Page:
- Many grammar schools have very poor value added results compared to other schools in their areas, which means that children in grammar schools are actually making LESS progress than expected.

Can someone explain to me why grammar schools are 'better'??

I can understand that individual grammar schools, like individual omprehensive schools or individual private schools, may have particular features that a parent might believe makes them a better fit for their own child - a formgroup arrangement, a particular choice of subjects - but unless that feature is a necessary feature of the grammar SYSTEM as a whole, then they do not add up to a compelling argument for the retention / expansion of grammars.

Completely separate from the grammar argument is the one that some schools - private, free, comprehensive, yes even grammar - are not as good as they should or could be. However, sorting schools by the 'value they add', and digging deeper into their stats about the achievement on exit of high, medium and low attainers on entry, does give a rather different list of 'not as good as they should be' than the headline stats and gossip on the street bandied around....

WooWooOwl Iran Tue 29-Oct-13 09:29:34

There are loads of private schools in my area, (not London or Bristol) and I don't think they have a huge impact on the comprehensives because the comprehensives are still very good. But maybe they would be significantly better if the private schools weren't here, we don't know. I'm sure that if they do have an impact, it most be much bigger than the impact of the grammar.

I have no idea if there is evidence that sec mods/ grammars are better than comps, but you can't really compare secondary moderns in relation to comps without taking into account the grammars. It's the whole system that would need to be compared to be accurate, not the individual schools.

PatTheHammer Tue 29-Oct-13 09:26:29

Plus since lots of them are non-selective, what they are doing is 'creaming off' the rich children. Not necessarily the bright children. And believe it or not, there is a difference.

Unless of course they offer a huge number of full scholarships. Which none of the ones around here do, but again I'm interested to hear otherwise in different areas.

PatTheHammer Tue 29-Oct-13 09:20:53

Woowoo, aside from London and Bristol I really don't think that most private schools have that much of an impact on how comprehensive their area is.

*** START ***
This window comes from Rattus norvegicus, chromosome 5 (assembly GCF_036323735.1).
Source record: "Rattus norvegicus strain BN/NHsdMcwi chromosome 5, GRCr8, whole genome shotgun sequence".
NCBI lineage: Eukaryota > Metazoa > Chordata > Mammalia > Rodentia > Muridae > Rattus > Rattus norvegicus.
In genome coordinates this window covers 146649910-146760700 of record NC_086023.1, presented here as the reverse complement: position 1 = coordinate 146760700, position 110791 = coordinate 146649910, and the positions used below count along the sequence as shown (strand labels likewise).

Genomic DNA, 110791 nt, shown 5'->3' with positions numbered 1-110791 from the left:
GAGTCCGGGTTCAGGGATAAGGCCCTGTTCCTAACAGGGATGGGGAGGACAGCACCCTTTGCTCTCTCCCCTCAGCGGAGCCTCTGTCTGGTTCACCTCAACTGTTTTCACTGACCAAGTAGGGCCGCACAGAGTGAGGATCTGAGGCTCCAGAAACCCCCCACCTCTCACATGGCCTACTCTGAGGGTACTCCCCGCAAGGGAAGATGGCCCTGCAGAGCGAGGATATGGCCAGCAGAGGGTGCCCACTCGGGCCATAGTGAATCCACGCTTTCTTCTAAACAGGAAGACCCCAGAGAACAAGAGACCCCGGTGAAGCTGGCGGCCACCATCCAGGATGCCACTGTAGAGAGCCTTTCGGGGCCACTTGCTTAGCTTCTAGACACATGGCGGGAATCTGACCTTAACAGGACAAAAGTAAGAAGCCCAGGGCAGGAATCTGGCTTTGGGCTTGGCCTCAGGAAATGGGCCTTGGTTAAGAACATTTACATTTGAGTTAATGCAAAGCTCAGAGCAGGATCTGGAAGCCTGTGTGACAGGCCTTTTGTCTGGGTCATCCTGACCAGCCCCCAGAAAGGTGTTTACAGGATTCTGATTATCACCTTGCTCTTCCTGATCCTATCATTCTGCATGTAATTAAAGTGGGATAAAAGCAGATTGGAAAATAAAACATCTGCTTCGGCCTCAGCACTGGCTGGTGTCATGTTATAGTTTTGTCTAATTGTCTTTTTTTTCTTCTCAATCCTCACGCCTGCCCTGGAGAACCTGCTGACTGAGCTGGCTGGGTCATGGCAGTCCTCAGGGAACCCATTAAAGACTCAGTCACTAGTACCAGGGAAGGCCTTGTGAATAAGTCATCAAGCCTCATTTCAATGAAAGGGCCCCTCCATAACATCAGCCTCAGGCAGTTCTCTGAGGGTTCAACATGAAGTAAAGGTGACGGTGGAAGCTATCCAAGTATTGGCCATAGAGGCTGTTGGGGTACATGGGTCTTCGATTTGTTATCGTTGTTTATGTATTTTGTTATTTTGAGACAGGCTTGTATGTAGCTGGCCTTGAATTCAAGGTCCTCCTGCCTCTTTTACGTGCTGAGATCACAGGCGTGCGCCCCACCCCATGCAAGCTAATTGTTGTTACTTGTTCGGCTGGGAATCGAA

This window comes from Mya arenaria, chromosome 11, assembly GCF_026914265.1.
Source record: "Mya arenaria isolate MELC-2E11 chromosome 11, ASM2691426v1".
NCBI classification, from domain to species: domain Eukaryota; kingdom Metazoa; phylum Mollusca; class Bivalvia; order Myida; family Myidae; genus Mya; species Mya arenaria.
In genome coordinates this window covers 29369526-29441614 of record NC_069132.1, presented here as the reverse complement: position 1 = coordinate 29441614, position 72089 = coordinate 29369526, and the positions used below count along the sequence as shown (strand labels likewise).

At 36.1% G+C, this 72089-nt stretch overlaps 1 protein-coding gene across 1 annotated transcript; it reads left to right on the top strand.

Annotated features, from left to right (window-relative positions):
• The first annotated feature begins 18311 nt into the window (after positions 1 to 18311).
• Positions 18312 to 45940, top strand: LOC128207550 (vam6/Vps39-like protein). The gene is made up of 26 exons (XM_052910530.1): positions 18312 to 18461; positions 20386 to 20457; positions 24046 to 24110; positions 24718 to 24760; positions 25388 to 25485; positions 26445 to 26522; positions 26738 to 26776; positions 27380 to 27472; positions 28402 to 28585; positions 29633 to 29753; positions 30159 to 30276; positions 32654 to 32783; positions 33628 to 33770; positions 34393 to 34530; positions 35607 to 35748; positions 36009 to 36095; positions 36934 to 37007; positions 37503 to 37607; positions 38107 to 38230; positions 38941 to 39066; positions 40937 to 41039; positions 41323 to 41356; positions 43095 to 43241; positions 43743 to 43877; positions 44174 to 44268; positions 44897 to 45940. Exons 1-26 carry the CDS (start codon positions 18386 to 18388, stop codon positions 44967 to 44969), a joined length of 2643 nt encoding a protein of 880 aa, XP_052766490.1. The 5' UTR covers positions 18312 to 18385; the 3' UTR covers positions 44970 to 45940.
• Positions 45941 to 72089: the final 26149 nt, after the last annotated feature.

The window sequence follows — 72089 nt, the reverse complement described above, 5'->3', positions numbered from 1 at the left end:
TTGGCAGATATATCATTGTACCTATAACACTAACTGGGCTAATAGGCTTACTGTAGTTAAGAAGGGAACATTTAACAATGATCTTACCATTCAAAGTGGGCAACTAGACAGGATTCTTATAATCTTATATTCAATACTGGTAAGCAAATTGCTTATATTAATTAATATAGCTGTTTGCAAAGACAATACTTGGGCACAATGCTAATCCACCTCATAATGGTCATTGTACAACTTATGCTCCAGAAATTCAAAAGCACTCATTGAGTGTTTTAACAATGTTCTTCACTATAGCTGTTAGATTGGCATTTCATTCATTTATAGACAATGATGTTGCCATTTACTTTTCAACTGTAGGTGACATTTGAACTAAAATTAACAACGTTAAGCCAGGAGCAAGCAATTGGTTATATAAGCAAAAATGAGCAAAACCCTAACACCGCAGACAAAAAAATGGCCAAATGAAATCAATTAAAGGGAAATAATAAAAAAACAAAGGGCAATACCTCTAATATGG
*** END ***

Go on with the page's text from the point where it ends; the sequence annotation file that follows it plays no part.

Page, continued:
Particularly large independent boarding schools. I live almost next door to one and I can tell you that precious few children that go there come from the town we live in. A very small proportion come even from this county. A huge number of the pupils there come from much further afield, many of them from other countries.

kitchendiner Tue 29-Oct-13 09:14:43

Is there evidence that secondary moderns are better than comprehensives? In what way are they better? is the outcome is better for kids at secondary moderns than it would be at comprehensives?

WooWooOwl Iran Tue 29-Oct-13 09:04:13

We are all paying taxes to support all children merrymouse - grammar supporters included!

All children can be supported and given a high standard of education, even when grammar schools exist.

Is there evidence that comprehensive systems are better, especially considering that you say they can't really exist without a comprehensive intake, which I'd say was more damaged by private schools in many areas?

merrymouse Tue 29-Oct-13 08:01:49

And let's not forget that until the end of the 1970's 50% of the population weren't really expected to earn a living at all, whatever kind of school they attended.

SatinSandals Tue 29-Oct-13 07:50:25

It is a different world now. Back in the days when I took 11+ there were no comprehensives, and very few grammar school pupils went on to Oxbridge. My grammar school had the names of those who had gone on boards around the school hall and there were never more than one or two a year, some years without any. It was very common for grammar school pupils to leave at 16yrs and get a job. I was talking to someone, aged about 60yrs,a few months ago,and she walked into a good job with one O'level because she had been to grammar school. It wouldn't happen now!
State school pupils are in the majority (still not enough in proportion) at Oxbridge and there are more from comprehensives than grammar schools, because there are so few grammar schools around. It is very unfair, some comprehensives are all geared up for sending because they do it on a regular basis, and some never send any and so don't encourage it and don't know the system.
When I took 11+ it was a much fairer system in that primary schools prepared you and a few people did extra practice papers at home. There was no need for most to do more because the school preparation was sending questions home for homework and marking them together the next day. A bright child stood a good chance, whatever their background. There was more social mobility with it.
It is nothing like that today, the schools don't prepare and so parents step in and it is big business. The amount of preparation is unequal. The social mobility has gone.
I think it was fine for 1944 when it was 'modern' and better than what went before. It is now so antiquated that secondary moderns don't use the name!I have never heard a single cry for 'bring back secondary moderns' only 'bring back grammar schools', with the assumption of those saying it that secondary moderns need not concern their own children. We do not need vast amounts of people down mines and in factories and education needs to reflect this.
A lot of comprehensives are not fit for purpose, a lot are excellent- with the whole range between the two extremes. The unfortunate truth is that the very children who need the very best education, to compensate for a lack of it in the home, get the worst. That is what needs addressing. You can pick out the disadvantaged children at 2 yrs old and so there should be time to do something to get them level.